Belfast Health and Social Care Trust have been fined £225,000 by the Information Commissioner's Office (ICO).
An investigation found that after a merger of six community trusts into the Belfast Health and Social Care Trust in 2007, one data controller took over responsibility for more than 50 disused sites.
However confidential and sensitive personal data, consisting of patient and staff records were stored at Belvoir Park Hospital, a disused site. The ICO found that the data controller did not carry out an inspection when it took over responsibility for the site, but did arrange physical security measures for it.
The ICO found that trespassers gained access to the site on several occasions to photograph the records, which were then posted on the internet. While it was accepted that very few of the data subjects were identifiable from the photographs, the data controller was not aware that the security of the data on the site was being compromised until 2nd March 2010 when they received a report from a third party that images of the records were accessible online.
Following this, the data controller increased the number of security guards and arranged for an inspection of the site. This found that records on the site were stored either in boxes, in cabinets, on shelves or on the floor. The patient records included: approximately 100,000 paper medical records; X-rays; microfiche records; hard copies of medical scans; hard copies of scan reports; lab results; paper ward records; and various letters.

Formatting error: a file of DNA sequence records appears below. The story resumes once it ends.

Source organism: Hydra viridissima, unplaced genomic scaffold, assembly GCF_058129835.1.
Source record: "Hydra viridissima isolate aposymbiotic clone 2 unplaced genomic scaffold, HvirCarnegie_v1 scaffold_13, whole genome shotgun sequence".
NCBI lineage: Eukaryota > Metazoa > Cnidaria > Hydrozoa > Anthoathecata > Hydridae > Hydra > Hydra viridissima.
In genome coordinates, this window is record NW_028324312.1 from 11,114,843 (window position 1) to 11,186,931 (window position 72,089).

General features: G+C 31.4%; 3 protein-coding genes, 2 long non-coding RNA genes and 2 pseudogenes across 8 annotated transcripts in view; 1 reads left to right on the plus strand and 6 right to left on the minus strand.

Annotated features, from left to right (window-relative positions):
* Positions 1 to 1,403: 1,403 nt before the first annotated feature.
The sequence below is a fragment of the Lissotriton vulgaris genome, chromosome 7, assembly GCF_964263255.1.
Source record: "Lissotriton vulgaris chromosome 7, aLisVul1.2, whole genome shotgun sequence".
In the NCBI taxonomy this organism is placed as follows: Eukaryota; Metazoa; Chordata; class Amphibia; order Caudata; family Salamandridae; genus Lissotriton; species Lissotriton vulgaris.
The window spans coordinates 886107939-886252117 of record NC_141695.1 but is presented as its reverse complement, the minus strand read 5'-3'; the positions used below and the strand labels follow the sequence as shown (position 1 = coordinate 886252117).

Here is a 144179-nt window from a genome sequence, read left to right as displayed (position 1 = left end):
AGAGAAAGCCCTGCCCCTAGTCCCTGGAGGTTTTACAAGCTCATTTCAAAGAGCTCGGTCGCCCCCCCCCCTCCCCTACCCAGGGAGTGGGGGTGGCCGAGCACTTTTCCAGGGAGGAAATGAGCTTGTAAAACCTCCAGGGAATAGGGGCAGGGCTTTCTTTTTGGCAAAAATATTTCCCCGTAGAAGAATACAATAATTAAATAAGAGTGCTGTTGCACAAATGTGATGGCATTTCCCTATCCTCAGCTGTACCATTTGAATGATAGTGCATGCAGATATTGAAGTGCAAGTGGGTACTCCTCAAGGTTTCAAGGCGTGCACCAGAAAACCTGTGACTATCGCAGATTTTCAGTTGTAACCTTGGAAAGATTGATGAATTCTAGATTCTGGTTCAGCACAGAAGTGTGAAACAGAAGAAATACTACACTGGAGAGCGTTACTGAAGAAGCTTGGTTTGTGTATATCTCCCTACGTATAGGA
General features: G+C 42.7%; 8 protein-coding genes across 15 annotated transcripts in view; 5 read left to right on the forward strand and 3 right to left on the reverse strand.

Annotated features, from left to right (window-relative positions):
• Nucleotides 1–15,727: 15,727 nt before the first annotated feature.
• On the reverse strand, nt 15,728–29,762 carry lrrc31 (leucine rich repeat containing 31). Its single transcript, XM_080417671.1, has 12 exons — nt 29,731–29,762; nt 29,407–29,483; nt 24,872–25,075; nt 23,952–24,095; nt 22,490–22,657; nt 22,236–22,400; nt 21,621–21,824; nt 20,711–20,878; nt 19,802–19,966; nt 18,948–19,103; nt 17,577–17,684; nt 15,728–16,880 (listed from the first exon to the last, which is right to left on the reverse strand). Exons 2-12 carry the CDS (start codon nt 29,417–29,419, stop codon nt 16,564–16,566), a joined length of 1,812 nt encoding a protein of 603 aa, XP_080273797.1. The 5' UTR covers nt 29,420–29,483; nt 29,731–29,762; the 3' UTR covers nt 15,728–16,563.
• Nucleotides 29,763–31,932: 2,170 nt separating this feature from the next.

However the trust failed to report the situation at the Belvoir Park site to the ICO and the ICO's investigation found that the trust failed to keep the information secure or securely destroy medical documents when they was no longer required.
Ken Macdonald, the ICO's assistant commissioner for Northern Ireland, said: “The severity of this penalty reflects the fact that this case involved the confidential and sensitive personal data of thousands of patients and staff being compromised.
“The trust failed to take appropriate action to keep the information secure, leaving sensitive information at a hospital site that was clearly no longer fit for purpose. The people involved would also have suffered additional distress as a result of the posting of this data on the internet.
“The trust has therefore failed significantly in its duty to its patients, and we hope that the action we've taken sets an example for all organisations that they must keep personal data secure, irrespective of where they choose to store it.”
The trust has now removed patient records from the site and examined them and either retained or securely disposed of them as required. A decommissioning policy has also been implemented by the trust to ensure that personal information is securely destroyed once it is no longer needed.
Alex Teh, director at Vigil Software, said: “Though it is good to see that the ICO is continuing with its diligence in ensuring that the data protection act is being upheld, it also highlights the importance of compliance.
“Whether it be a fine, or a disclosure of the violation from the ICO, businesses without adequate data protection procedures should consider the significance of data loss prevention, encryption, and compliance solutions before a breach occurs and not wait to see the result should a breach arise.”